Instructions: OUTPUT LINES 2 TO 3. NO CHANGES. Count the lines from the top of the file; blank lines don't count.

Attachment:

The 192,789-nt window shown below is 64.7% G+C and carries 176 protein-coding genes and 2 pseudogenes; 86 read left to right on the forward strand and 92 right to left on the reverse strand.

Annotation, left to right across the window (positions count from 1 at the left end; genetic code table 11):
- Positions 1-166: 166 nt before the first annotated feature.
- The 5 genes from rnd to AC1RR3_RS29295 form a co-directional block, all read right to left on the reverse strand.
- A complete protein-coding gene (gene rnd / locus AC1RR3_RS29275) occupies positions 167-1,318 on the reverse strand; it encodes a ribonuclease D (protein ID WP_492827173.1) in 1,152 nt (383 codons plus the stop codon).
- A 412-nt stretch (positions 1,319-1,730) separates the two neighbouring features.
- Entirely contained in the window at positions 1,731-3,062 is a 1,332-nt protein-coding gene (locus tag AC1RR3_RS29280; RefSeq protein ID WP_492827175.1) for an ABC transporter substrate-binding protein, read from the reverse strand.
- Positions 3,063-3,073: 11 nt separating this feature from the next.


Annotation, left to right across the window (positions count from 1 at the left end; genetic code table 11):
- Positions 1-166: 166 nt before the first annotated feature.